“All fire doors must meet the requirements of recognized fire door tests and bear certifying labels of an independent testing agency approved by the official,” reads the bulletin. “Installation is required to be in accordance with the National Fire Protection Association’s (NFPA) Publication NFPA 80, ‘Standard for Fire Doors and Fire Windows.’ Machined fire doors shall be provided with detailed installation instructions when doors bear a label indicating compliance to UBC 7-2-1997 or UL 10C.”


WDMA and AAMA Approve North American Fenestration Standard

The North American Fenestration Standard has been successfully balloted to both the Window and Door Manufacturers Association (WDMA) and the American Architectural Manufacturers Association (AAMA), according to Alan Campbell, WDMA president. Now that the membership of both associations has approved the standard, they are seeking the approval of the American National Standards Institute (ANSI), which Campbell said he hopes will come by the end of the year.

“Once it’s ANSI-approved, we expect it to gain acceptance throughout North America,” he said.

The standard is a comprehensive standard that combines the U.S. fenestration standard, AAMA/WDMA 101-IS2 standard, the new AAMA/WDMA skylight standard and Canada’s fenestration standard, A440, into one standard for all of North America. The standard will speak to the concerns of manufacturers, architects, designers, etc., involved in the fenestration process, Campbell said.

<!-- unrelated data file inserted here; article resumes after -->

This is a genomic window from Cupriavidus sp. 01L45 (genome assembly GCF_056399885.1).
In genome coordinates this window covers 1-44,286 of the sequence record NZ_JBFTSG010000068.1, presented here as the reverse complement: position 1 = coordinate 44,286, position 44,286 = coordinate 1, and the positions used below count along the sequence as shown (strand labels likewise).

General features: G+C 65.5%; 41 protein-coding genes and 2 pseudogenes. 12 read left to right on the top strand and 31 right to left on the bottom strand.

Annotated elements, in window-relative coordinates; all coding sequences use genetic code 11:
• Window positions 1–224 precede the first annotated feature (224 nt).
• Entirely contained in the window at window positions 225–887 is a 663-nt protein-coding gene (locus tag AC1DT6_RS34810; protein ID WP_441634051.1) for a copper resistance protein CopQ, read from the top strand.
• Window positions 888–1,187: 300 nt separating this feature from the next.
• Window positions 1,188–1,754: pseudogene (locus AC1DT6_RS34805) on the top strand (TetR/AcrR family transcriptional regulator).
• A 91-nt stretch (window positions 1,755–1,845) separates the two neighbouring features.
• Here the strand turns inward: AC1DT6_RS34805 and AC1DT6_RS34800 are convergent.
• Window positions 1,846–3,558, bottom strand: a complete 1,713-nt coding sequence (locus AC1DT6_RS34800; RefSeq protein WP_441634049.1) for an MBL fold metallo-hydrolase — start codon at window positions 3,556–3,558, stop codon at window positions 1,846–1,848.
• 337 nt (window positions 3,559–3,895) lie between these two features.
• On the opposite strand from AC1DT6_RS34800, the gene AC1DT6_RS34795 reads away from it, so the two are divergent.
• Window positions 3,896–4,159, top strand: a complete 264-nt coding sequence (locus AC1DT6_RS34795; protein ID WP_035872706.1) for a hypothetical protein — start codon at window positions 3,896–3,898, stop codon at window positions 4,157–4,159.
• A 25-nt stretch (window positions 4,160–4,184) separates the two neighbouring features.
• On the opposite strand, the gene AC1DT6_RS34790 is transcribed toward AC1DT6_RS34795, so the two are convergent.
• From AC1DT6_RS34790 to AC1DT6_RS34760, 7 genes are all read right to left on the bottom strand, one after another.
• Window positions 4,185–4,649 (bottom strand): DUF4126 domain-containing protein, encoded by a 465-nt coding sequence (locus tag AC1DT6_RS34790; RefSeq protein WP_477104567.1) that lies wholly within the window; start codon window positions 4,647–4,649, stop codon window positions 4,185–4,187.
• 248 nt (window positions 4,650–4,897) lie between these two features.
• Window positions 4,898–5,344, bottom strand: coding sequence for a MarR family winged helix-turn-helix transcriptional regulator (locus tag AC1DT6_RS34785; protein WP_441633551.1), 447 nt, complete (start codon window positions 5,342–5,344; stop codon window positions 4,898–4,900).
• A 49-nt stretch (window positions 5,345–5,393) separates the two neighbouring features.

Copies of the standard are available on WDMA’s website at www.wdma.org and the Canadian Window and Door Manufacturers Association website at www.cwdma.ca

BHMA Selects ETL SEMKO to Serve as Third-Party Testing Lab

ETL SEMKO, the American division of Intertek Testing Services (ITS) of Boxborough, Mass., was recently selected by the Building Hardware Manufacturers Assoc-iation (BHMA) as its independent third-party testing, verification and auditing laboratory for three of its new certification programs. In accordance with the three programs —Butts and Hinges, Thresholds and Gasketing Systems—Intertek Testing Services will perform annual selections, tests, evaluations and field audits of the participants’ listed certified products, providing specifiers, architects and contractors with independent assurance of a product’s quality, uniformity and project suitability.